|GALLAGHER ISSUES REPORT CALLING FOR INCREASED FIREFIGHTER SAFETY IN TRAINING EXERCISES|
Legislative committees consider two bills that would mandate protocols
State Fire Marshal Tom Gallagher issued a report that outlines specific requirements and standards that should be in place to protect firefighters during live-fire training exercises.
The report’s findings come as Florida’s legislative committees consider two bills, one of which the Senate Banking and Insurance Committee took up Wednesday, that would mandate such protocols.
Three Florida firefighters have died in live-fire training exercises since 2002. The State Fire Marshal report being released today stems from an investigation into the 2003 death of a Miami-Dade firefighter in a training exercise in Port Everglades.
“We must do what we can to provide firefighters the hands-on training they need in the safest environment possible,” said Gallagher, who is Florida’s Chief Financial Officer and State Fire Marshal. “Men and women in this line of duty accept a certain amount of risk, but there are steps that can greatly reduce risk in training exercises.”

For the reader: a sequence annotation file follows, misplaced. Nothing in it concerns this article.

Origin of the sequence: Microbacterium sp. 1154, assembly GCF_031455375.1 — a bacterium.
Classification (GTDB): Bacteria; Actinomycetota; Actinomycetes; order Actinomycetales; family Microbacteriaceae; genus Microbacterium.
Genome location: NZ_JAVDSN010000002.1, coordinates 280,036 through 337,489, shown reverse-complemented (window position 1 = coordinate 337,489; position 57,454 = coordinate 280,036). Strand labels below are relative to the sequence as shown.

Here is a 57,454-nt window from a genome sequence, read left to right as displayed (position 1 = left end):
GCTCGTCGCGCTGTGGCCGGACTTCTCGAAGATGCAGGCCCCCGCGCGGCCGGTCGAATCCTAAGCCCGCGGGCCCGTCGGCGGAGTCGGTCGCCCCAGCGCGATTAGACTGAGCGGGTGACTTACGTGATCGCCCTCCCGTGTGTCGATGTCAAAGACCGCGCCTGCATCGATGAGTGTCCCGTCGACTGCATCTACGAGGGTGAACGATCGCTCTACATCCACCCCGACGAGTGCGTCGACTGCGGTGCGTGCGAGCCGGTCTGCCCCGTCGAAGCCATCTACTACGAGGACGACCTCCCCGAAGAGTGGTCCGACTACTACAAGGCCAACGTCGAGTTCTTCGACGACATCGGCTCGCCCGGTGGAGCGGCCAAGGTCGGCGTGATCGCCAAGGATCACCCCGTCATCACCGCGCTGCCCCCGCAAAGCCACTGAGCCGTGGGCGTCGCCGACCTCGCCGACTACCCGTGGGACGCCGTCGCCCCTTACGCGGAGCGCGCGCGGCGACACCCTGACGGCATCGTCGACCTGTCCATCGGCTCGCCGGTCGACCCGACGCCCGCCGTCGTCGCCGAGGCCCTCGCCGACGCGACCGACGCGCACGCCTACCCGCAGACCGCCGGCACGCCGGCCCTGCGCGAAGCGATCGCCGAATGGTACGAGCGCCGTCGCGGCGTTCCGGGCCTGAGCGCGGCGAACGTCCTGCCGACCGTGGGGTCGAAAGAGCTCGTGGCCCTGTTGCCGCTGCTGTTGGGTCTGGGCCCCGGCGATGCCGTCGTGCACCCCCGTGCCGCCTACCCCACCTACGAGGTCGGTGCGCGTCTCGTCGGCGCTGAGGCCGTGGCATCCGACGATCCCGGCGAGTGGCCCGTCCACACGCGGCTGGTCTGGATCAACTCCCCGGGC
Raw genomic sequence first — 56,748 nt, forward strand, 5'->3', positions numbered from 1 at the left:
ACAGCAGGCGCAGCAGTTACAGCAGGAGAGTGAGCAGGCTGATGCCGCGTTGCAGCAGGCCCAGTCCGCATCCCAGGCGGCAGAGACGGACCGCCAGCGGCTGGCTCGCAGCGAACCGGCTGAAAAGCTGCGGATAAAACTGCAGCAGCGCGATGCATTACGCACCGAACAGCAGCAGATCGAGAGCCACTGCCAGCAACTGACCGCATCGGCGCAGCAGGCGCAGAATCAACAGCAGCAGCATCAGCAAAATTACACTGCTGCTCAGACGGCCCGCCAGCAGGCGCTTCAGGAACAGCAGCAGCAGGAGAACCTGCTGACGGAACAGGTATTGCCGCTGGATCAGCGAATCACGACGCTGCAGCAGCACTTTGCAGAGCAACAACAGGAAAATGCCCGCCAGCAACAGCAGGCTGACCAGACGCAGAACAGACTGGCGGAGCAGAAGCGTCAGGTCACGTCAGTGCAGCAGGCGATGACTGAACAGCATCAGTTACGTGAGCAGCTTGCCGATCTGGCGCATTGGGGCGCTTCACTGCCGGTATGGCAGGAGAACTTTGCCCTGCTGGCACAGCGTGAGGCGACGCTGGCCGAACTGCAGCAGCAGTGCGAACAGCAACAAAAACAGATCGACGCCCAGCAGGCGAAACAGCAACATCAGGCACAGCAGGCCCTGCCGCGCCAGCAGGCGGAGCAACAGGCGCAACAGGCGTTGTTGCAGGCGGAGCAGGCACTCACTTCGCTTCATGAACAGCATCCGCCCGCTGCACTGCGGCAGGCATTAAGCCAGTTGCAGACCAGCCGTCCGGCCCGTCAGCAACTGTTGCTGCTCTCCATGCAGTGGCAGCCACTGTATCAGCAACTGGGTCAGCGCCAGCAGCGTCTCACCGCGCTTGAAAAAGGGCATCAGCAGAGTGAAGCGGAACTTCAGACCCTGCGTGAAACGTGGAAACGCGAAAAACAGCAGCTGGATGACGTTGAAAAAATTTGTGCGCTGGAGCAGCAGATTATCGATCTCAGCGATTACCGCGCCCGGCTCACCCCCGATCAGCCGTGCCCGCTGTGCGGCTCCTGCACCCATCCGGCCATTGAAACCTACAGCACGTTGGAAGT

Senate Bill 108 is sponsored by Sen. Lee Constantine. A house companion bill, House Bill 69 by Rep. John Quinones, passed the House Insurance Committee on January 25 and will be heard next by the House Criminal Justice Committee.
The legislation would give the State Fire Marshal’s Office greater authority to regulate fire department training exercises by adopting National Fire Protection Association standards, as well as provide for regulation of indoor pyrotechnics.
“This legislation stemmed from the senseless tragedy that happened in West Warwick, Rhode Island, in 2003 when countless deaths occurred due to an unlicensed pyrotechnics display. With this bill, all indoor pyrotechnic shows would now be inspected and permitted by the local Fire Marshal,” Constantine said. “By also increasing the mandatory level of instructor knowledge of safety and procedures in live-fire training, the bill is protecting the lives of firefighters as well as the rest of the citizens of Florida.”
Quinones agreed, saying, “This is important not only to firefighters but to every citizen who wants a well-trained and well-prepared fire department to respond in their time of need,” said Quinones. “This legislation not only would protect them during training but also would ensure they learn the right procedures.”
“On behalf of Florida’s firefighters and citizens,” Gallagher said, “I thank Sen. Constantine and Rep. Quinones for pursuing this life-saving legislation.”
The State Fire Marshal's report is available on-line at www.MyFloridaCFO.com/sfm.
The Old Hernando County Courthouse, surrounded by grand old oak trees, was built in 1912 in the county seat of Brooksville.